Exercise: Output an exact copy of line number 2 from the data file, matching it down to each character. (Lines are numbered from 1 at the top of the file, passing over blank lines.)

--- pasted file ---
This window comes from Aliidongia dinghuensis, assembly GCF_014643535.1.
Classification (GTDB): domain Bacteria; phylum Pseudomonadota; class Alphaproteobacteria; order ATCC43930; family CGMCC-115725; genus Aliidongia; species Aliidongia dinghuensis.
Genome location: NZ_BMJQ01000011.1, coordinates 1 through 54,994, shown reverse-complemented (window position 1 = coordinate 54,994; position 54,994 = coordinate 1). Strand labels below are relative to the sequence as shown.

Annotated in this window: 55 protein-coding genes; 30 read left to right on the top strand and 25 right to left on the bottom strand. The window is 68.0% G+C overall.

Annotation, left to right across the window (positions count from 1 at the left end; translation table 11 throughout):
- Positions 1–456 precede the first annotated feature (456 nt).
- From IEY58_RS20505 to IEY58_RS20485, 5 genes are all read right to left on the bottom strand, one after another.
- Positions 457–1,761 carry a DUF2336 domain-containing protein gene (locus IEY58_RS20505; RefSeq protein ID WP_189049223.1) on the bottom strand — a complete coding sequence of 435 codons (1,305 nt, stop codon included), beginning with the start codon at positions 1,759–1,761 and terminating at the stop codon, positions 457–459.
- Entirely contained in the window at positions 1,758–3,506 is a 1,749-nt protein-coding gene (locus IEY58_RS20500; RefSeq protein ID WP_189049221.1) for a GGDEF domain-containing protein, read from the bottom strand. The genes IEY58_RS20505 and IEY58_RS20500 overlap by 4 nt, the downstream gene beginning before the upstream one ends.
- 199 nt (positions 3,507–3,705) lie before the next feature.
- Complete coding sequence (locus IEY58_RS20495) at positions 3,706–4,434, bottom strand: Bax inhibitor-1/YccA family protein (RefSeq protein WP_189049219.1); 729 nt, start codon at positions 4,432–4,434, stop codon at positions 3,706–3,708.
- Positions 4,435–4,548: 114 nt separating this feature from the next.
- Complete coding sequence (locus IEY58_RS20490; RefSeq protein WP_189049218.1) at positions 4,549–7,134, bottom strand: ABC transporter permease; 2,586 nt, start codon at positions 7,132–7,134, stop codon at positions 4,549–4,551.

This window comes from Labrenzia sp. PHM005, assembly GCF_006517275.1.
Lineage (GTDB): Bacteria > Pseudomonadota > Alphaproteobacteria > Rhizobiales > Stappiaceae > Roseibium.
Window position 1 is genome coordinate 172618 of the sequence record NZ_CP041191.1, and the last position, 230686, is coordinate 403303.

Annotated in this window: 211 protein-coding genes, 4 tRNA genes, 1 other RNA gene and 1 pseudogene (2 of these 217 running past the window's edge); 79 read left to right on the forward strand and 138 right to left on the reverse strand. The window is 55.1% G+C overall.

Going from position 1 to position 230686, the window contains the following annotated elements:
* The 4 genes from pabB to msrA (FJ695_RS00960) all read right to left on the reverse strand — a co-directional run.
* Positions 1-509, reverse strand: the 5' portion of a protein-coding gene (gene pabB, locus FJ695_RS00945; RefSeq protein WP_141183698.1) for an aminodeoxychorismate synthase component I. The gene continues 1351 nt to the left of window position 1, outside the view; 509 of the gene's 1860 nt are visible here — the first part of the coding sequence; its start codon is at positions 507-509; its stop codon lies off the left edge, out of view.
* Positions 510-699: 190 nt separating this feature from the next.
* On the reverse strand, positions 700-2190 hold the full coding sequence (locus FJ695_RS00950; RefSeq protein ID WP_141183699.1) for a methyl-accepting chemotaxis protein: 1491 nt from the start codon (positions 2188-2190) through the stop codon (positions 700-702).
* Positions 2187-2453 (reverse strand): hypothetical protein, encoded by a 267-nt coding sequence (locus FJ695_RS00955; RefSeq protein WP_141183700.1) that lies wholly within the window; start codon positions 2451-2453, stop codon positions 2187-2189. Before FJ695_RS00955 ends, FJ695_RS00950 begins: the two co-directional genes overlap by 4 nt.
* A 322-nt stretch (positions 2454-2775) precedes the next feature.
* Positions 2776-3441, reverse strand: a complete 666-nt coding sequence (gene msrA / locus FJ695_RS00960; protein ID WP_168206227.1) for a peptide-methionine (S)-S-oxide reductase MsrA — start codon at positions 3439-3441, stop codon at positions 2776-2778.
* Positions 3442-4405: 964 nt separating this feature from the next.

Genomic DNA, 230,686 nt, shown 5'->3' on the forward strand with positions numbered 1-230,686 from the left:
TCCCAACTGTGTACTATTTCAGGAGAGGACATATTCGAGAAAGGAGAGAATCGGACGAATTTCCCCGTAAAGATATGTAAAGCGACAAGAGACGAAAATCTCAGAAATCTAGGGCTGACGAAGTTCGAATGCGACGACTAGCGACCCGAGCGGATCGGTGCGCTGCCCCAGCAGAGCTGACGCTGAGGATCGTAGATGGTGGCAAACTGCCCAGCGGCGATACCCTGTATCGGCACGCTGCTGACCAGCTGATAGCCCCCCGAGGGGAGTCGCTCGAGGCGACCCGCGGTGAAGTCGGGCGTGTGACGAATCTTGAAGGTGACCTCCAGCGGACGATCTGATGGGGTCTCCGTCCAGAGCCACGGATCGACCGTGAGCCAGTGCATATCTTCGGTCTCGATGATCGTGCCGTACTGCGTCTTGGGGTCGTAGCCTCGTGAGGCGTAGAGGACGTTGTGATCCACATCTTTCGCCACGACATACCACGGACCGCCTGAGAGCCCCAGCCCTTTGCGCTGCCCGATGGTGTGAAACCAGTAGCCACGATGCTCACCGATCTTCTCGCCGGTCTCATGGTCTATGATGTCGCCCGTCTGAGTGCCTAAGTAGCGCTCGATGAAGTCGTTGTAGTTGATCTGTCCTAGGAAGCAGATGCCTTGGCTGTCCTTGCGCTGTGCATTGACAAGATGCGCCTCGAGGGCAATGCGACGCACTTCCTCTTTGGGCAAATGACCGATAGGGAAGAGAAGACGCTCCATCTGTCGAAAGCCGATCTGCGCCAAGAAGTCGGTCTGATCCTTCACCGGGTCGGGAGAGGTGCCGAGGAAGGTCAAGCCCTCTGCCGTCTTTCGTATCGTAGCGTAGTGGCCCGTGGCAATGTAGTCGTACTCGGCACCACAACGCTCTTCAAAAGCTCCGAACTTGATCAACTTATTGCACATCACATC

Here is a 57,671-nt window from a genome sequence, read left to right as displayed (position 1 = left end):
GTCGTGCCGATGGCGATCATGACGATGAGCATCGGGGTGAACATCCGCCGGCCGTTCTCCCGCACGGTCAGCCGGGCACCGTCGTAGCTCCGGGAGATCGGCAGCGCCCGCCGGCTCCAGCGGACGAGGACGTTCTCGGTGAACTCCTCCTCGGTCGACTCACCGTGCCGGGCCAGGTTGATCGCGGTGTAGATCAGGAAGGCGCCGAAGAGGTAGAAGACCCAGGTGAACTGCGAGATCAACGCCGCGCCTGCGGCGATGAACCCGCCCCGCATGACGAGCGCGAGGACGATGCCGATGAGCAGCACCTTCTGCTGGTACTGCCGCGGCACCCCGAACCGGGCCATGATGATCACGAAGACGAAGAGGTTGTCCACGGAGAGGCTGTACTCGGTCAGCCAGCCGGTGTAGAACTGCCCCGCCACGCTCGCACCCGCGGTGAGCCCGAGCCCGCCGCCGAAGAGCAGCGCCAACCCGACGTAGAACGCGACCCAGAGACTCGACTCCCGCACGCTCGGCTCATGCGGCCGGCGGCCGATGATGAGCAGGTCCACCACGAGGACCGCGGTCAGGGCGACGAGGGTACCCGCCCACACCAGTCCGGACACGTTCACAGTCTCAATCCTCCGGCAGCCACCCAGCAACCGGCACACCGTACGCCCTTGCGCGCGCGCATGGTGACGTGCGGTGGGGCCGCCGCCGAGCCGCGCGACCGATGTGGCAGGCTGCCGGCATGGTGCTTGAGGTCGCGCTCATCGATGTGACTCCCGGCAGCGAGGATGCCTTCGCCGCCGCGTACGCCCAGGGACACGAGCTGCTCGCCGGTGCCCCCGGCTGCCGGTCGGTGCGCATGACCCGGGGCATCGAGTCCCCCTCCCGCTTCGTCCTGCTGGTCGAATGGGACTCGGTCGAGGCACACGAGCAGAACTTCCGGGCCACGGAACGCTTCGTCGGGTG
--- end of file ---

Classification (GTDB): domain Bacteria; phylum Pseudomonadota; class Alphaproteobacteria; order ATCC43930; family CGMCC-115725; genus Aliidongia; species Aliidongia dinghuensis.